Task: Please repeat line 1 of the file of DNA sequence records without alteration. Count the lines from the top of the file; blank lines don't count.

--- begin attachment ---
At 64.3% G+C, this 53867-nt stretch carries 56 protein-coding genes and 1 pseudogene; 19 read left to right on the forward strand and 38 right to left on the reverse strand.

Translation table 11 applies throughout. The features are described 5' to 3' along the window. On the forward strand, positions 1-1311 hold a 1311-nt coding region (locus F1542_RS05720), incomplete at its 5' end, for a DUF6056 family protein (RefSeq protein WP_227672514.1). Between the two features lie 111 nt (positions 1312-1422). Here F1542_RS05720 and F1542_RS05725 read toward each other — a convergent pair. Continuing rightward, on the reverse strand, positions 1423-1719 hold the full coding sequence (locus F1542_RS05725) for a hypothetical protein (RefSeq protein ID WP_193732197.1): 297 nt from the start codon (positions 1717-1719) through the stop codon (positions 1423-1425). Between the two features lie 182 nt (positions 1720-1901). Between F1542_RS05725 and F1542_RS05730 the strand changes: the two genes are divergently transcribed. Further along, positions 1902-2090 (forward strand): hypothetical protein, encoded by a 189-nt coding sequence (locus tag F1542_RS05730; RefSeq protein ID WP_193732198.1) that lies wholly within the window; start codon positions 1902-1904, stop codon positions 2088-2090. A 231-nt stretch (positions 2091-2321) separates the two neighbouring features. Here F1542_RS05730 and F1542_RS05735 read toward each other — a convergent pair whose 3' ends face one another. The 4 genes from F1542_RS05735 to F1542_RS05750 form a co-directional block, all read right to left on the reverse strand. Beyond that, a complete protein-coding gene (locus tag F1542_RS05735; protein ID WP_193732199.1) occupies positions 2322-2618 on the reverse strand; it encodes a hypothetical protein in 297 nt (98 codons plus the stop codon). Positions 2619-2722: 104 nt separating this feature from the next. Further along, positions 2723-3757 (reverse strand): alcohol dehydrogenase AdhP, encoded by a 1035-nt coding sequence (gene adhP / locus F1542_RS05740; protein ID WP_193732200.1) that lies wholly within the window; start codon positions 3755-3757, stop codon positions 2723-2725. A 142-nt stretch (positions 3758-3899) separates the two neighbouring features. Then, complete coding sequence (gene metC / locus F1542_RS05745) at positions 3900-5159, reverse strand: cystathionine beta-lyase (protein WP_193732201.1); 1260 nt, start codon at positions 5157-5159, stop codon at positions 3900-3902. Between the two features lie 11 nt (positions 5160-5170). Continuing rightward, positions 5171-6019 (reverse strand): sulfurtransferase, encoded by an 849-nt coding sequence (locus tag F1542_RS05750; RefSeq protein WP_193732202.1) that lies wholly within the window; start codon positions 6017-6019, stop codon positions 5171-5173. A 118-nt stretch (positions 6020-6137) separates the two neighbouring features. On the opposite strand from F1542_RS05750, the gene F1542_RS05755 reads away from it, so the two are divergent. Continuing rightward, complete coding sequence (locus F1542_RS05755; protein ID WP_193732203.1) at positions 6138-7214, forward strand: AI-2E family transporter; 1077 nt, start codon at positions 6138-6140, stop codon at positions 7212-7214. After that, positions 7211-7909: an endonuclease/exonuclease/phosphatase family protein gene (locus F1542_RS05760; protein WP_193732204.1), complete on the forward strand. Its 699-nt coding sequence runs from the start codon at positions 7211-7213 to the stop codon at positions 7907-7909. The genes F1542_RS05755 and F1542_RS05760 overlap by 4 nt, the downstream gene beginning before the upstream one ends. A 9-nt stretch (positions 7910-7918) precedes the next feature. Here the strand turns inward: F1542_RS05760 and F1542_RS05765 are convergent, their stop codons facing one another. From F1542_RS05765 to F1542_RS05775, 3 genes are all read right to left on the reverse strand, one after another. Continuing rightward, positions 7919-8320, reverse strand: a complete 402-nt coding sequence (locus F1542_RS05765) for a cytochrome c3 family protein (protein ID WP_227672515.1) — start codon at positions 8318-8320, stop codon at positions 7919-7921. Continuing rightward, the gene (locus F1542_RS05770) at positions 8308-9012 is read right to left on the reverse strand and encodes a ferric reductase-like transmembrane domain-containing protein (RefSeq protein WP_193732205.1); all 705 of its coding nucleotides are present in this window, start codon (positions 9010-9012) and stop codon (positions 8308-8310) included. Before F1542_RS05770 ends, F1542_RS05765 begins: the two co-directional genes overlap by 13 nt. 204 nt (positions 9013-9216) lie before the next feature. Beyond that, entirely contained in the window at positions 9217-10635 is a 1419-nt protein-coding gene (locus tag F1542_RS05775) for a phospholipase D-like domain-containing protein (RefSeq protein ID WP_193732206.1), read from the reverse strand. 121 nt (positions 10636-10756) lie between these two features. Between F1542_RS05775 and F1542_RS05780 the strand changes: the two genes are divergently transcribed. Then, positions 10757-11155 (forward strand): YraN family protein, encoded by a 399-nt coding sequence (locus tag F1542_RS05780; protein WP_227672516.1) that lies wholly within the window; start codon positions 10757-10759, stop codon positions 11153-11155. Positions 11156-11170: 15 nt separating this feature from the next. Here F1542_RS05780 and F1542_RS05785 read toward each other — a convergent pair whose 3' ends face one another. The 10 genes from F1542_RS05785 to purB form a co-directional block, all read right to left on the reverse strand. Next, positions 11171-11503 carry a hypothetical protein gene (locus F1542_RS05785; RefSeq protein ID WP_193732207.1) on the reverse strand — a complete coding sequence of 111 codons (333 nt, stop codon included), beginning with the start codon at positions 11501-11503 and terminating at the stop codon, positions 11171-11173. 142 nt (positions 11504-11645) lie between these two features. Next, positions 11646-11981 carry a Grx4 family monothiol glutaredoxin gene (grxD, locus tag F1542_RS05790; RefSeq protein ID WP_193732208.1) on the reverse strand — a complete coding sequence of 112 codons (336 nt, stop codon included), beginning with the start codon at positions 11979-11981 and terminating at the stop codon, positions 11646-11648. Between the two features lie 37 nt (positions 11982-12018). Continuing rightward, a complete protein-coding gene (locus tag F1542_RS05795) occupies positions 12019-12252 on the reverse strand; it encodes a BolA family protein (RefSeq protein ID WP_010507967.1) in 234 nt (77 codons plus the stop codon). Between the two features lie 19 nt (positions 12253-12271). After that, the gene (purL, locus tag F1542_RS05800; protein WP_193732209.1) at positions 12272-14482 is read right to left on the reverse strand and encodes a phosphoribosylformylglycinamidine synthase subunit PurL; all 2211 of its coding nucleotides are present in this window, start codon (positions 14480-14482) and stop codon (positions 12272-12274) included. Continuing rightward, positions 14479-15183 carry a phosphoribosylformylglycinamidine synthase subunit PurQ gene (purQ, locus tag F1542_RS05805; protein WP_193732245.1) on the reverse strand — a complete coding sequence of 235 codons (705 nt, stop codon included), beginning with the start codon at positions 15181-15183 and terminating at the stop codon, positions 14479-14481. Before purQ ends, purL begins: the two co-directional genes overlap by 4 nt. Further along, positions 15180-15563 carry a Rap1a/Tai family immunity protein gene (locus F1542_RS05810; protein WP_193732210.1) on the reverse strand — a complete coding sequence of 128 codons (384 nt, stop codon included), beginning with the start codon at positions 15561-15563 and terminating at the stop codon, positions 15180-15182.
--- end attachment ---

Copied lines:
At 64.3% G+C, this 53867-nt stretch carries 56 protein-coding genes and 1 pseudogene; 19 read left to right on the forward strand and 38 right to left on the reverse strand.